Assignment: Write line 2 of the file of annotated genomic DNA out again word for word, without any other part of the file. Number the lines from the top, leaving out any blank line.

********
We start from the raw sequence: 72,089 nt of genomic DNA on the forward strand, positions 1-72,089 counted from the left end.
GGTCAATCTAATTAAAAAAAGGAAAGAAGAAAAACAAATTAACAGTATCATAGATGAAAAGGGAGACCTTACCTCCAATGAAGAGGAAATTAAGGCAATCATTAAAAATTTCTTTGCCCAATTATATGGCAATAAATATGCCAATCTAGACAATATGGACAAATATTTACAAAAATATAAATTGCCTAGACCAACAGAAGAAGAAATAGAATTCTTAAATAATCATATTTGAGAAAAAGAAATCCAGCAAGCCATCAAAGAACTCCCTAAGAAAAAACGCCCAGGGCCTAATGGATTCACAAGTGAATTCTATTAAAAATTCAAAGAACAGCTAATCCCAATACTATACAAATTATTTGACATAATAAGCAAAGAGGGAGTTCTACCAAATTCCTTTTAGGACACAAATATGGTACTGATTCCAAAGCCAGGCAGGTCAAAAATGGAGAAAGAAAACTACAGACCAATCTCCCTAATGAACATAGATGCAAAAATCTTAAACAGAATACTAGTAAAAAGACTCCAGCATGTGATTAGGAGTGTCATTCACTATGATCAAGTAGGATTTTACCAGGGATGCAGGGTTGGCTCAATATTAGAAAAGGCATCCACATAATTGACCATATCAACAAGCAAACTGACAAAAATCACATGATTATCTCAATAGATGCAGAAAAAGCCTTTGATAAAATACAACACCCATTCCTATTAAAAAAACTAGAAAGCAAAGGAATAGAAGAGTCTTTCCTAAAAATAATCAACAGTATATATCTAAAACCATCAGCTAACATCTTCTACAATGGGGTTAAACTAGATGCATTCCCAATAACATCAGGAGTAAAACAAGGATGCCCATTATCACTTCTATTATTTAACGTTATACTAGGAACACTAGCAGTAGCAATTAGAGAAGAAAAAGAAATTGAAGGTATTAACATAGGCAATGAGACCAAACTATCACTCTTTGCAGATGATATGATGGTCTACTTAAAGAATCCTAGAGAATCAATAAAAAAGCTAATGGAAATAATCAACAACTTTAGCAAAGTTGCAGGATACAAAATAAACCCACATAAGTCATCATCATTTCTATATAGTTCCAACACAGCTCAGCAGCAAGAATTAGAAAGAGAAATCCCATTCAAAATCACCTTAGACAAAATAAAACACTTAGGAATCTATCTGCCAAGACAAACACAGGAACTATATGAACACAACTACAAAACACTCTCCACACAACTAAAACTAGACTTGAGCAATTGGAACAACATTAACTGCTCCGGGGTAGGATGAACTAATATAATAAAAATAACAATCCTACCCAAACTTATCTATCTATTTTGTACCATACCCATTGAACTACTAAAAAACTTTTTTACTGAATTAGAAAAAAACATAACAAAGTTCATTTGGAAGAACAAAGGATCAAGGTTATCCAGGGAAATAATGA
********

GGTCAATCTAATTAAAAAAAGGAAAGAAGAAAAACAAATTAACAGTATCATAGATGAAAAGGGAGACCTTACCTCCAATGAAGAGGAAATTAAGGCAATCATTAAAAATTTCTTTGCCCAATTATATGGCAATAAATATGCCAATCTAGACAATATGGACAAATATTTACAAAAATATAAATTGCCTAGACCAACAGAAGAAGAAATAGAATTCTTAAATAATCATATTTGAGAAAAAGAAATCCAGCAAGCCATCAAAGAACTCCCTAAGAAAAAACGCCCAGGGCCTAATGGATTCACAAGTGAATTCTATTAAAAATTCAAAGAACAGCTAATCCCAATACTATACAAATTATTTGACATAATAAGCAAAGAGGGAGTTCTACCAAATTCCTTTTAGGACACAAATATGGTACTGATTCCAAAGCCAGGCAGGTCAAAAATGGAGAAAGAAAACTACAGACCAATCTCCCTAATGAACATAGATGCAAAAATCTTAAACAGAATACTAGTAAAAAGACTCCAGCATGTGATTAGGAGTGTCATTCACTATGATCAAGTAGGATTTTACCAGGGATGCAGGGTTGGCTCAATATTAGAAAAGGCATCCACATAATTGACCATATCAACAAGCAAACTGACAAAAATCACATGATTATCTCAATAGATGCAGAAAAAGCCTTTGATAAAATACAACACCCATTCCTATTAAAAAAACTAGAAAGCAAAGGAATAGAAGAGTCTTTCCTAAAAATAATCAACAGTATATATCTAAAACCATCAGCTAACATCTTCTACAATGGGGTTAAACTAGATGCATTCCCAATAACATCAGGAGTAAAACAAGGATGCCCATTATCACTTCTATTATTTAACGTTATACTAGGAACACTAGCAGTAGCAATTAGAGAAGAAAAAGAAATTGAAGGTATTAACATAGGCAATGAGACCAAACTATCACTCTTTGCAGATGATATGATGGTCTACTTAAAGAATCCTAGAGAATCAATAAAAAAGCTAATGGAAATAATCAACAACTTTAGCAAAGTTGCAGGATACAAAATAAACCCACATAAGTCATCATCATTTCTATATAGTTCCAACACAGCTCAGCAGCAAGAATTAGAAAGAGAAATCCCATTCAAAATCACCTTAGACAAAATAAAACACTTAGGAATCTATCTGCCAAGACAAACACAGGAACTATATGAACACAACTACAAAACACTCTCCACACAACTAAAACTAGACTTGAGCAATTGGAACAACATTAACTGCTCCGGGGTAGGATGAACTAATATAATAAAAATAACAATCCTACCCAAACTTATCTATCTATTTTGTACCATACCCATTGAACTACTAAAAAACTTTTTTACTGAATTAGAAAAAAACATAACAAAGTTCATTTGGAAGAACAAAGGATCAAGGTTATCCAGGGAAATAATGA